Isn’t that truth? That in a matter of a single awkward visit, a selfish, self-loathing, gay-hating conservative becomes accepting of gay marriage, same-sex parenting, and her son’s death? And that her son’s former partner who felt the cold sting and shun of this woman would be so moved as to invite her into his home and his family? It isn’t truth. It’s trite and contrived. Call me a cynic, a millennial, jaded, what have you. The truth might be that people like Katharine still exist in the world, but would someone really be swayed in such a short amount of time? Was it out of sheer loneliness on her part and pity on his end that these two characters accepted one another and will move forward? Mothers and Sons did not offer us this depth, so it’s hardly worthy of such deep analysis.

 

Truthfully, there isn’t much one could take away from Mothers and Sons. You could reach and say it was a profound dialogue about how the definition of family continually changes and evolves. You could speculate that people in mourning can come together to find comfort and support in one another. But Mothers and Sons does nothing to challenge the audience or the characters, or create a worthwhile dialogue in today’s world.

 

Directed by Steve Scott, Mothers and Sons runs through February 27th. Tickets are available at http://www.northlight.org/.

 

Published in Theatre Reviews

"Funnyman", now playing at Northlight Theatre in Skokie, is a familiar tale about an artist who has reached the end of one phase of his career and has to either adapt to the new environs and trends in entertainment or retire to his old world , hopefully with his dignity intact.

 

George Wendt, lovingly known for his co-starring role as Norm in the hit series, Cheers, plays the lead character of "Chick", a vaudeville star abused as a child and later who was exploited as an adult in order to rehash, and cash in on, his tired old catch phrase "Wowsa! 

 

Chick and his faithful agent, Milt Karp, played with real sympathy and humor by talented SNL alumna, Tim Kazurinsky, now makes Chick his only income by doing clownish Bromo Seltzer TV commercials.  

 

After three years with no offers of theater work, Chick is finally offered a groundbreaking role in a French beatnik production that will bring his gifts to a new young audience and reinvigorate his career indefinitely - if he can pull it off. The flamboyantly gay director, played by Rob Lindley was a real comedic standout and his energy onstage reinvigorated the piece throughout the second act.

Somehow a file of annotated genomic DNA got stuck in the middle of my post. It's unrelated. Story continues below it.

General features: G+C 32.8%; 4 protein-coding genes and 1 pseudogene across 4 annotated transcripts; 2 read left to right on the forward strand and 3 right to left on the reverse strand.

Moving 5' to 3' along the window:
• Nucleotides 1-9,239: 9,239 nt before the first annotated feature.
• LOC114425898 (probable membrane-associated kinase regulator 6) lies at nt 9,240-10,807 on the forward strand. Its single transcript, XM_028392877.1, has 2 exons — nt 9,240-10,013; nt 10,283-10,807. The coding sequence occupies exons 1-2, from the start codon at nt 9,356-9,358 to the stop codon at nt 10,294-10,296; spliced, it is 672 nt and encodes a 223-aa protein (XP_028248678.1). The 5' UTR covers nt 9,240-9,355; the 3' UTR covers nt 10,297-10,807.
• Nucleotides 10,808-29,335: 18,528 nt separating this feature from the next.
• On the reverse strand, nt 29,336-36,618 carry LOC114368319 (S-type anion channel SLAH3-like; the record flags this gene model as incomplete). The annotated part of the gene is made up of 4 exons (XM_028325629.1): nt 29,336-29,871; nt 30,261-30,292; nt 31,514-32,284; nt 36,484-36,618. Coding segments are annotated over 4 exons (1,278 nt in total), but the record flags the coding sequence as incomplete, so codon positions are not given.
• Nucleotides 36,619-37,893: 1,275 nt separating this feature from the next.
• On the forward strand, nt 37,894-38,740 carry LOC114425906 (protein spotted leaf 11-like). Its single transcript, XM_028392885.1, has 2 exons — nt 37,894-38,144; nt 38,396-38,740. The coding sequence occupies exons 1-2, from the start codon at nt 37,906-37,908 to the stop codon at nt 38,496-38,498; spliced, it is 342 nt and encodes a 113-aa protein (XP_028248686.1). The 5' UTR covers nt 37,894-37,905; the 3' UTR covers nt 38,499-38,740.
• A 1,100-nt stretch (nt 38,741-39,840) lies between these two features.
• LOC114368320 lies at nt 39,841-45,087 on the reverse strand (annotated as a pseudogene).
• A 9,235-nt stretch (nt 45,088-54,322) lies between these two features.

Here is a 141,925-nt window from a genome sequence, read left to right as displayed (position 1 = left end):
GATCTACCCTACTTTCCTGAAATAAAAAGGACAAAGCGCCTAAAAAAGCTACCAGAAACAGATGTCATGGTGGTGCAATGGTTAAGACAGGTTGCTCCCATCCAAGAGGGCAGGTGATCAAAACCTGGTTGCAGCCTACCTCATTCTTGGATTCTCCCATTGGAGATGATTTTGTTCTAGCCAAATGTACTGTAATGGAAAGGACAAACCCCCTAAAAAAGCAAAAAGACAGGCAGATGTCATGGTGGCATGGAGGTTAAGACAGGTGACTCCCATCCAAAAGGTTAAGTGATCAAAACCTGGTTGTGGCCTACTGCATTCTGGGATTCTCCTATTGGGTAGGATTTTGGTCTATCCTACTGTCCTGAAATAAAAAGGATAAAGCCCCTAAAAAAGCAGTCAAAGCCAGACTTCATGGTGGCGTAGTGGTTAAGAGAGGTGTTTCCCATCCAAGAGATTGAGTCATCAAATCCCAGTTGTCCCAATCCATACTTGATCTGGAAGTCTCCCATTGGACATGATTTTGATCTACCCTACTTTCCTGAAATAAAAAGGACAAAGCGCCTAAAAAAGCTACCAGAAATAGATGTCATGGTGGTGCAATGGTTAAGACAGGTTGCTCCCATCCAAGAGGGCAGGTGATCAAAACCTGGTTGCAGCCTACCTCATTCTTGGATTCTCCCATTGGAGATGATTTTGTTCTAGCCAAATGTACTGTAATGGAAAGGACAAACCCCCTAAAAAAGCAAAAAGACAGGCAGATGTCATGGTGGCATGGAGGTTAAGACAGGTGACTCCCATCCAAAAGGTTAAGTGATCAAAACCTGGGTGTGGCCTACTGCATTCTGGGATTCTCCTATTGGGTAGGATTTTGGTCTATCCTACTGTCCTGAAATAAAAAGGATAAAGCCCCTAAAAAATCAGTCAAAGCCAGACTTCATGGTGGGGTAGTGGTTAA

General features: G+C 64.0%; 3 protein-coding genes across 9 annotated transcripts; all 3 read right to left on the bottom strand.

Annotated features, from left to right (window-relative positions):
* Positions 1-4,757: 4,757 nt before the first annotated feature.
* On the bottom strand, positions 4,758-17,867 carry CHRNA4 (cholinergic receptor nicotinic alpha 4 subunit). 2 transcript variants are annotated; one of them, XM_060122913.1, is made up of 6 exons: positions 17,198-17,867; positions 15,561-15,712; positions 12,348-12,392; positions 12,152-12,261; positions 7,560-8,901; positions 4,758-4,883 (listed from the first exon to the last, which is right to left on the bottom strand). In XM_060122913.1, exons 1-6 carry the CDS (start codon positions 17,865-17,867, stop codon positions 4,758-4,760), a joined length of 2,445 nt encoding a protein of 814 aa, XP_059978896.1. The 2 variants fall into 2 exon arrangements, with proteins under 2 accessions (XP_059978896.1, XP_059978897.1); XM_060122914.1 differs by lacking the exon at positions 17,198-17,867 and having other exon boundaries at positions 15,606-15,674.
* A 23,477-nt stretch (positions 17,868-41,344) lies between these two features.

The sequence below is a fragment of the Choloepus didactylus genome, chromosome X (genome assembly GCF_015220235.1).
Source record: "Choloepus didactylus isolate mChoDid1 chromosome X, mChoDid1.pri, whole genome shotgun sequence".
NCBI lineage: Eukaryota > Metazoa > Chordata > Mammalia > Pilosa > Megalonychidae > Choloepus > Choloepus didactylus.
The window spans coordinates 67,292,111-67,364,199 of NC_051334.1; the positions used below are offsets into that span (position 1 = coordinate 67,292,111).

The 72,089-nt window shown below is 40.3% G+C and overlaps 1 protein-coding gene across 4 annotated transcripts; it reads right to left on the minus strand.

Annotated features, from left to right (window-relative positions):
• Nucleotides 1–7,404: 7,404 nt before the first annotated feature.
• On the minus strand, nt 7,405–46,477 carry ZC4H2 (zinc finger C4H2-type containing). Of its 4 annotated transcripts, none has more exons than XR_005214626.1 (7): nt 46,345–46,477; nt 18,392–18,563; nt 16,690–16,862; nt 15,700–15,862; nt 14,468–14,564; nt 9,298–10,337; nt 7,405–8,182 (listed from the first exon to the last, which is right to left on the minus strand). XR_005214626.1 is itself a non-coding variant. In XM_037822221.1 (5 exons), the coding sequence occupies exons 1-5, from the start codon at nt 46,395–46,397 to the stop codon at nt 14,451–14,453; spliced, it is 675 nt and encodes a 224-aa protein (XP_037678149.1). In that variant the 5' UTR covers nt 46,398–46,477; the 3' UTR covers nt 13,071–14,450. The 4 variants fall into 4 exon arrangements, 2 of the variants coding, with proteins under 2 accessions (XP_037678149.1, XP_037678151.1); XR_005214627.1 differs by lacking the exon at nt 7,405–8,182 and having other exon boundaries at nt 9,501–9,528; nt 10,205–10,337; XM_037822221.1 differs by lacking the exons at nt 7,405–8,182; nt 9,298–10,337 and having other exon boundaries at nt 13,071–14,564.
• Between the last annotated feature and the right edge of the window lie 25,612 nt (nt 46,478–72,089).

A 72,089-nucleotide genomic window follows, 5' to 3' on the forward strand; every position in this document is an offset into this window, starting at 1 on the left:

For much of the first act we only see that Chick is very depressed and like other funnymen we have known and loved - Robin Williams, John Belushi, Chick is only "funny' in public when he has to be - as a defense mechanism to get others to like him and finally, after hearing his catchphrase, to leave him alone. 

 

His grown daughter lives with him after a prolonged absence when she was sent away as child to boarding schools. She presses Chick, Milt, and anyone who knew Chick in the early days and researches the library archives to find out why her father has always been so harsh and unapproachable to her. She also demands to know more about the mystery of how her beautiful showgirl mother suddenly died in a way that no one - least of all Chick - her own father will explain to her.

 

Although 'Funnyman" is billed as a comedy and there are several good laughs in it, the real satisfaction, and finally catharsis, comes to the audience as the underpinnings of the sometimes harsh world of vaudevillian entertainment come to light. 

 

Apparently, Chick was used by his mother and father in what they called a "chaser act", meaning they "chase" the audience out of the theater at the end of the show. The thought being that the audience will be less likely to throw bottles and food at a couple holding a baby!

 

Chick learned as he got older that if he didn't make funny faces at as many as four shows, six days a week, he would not eat. When a four-year-old making funny faces ceased to appease the audience, the family's' routine morphed into what they called a "rough act" where Chick ended up being thrown across the stage for a laugh.